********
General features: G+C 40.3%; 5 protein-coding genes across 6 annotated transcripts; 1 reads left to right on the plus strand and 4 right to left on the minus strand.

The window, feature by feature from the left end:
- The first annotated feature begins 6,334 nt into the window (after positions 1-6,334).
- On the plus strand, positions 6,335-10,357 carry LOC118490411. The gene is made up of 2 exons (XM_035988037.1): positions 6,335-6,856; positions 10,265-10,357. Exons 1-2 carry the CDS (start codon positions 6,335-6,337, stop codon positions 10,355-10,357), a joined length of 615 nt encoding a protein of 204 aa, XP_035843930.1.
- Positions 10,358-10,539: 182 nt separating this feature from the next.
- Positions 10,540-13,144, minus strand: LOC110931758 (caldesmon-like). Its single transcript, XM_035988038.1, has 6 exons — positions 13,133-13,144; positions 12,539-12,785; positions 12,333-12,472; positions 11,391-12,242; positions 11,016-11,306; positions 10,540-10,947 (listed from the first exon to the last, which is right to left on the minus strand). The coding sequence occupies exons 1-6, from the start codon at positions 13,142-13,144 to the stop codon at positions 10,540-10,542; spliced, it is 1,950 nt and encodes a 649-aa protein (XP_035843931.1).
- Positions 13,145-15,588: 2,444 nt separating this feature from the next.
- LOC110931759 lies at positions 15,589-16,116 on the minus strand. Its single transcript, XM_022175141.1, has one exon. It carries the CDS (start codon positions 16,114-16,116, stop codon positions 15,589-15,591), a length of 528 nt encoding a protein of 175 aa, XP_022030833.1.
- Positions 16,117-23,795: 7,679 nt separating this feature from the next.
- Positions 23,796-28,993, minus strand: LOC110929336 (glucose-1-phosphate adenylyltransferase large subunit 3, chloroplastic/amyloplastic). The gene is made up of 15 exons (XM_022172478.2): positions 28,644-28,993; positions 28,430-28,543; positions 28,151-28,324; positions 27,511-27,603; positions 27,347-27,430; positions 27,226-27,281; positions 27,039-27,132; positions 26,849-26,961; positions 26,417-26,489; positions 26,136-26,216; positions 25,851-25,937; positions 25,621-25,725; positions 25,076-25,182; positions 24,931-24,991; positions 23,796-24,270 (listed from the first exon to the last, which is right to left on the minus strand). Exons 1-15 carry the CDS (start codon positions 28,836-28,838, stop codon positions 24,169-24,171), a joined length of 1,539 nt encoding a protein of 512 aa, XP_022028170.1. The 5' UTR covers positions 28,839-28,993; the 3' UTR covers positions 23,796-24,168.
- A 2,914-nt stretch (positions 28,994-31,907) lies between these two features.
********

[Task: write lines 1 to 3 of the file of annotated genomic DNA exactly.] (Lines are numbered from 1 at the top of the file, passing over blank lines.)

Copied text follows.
General features: G+C 40.3%; 5 protein-coding genes across 6 annotated transcripts; 1 reads left to right on the plus strand and 4 right to left on the minus strand.

The window, feature by feature from the left end:
- The first annotated feature begins 6,334 nt into the window (after positions 1-6,334).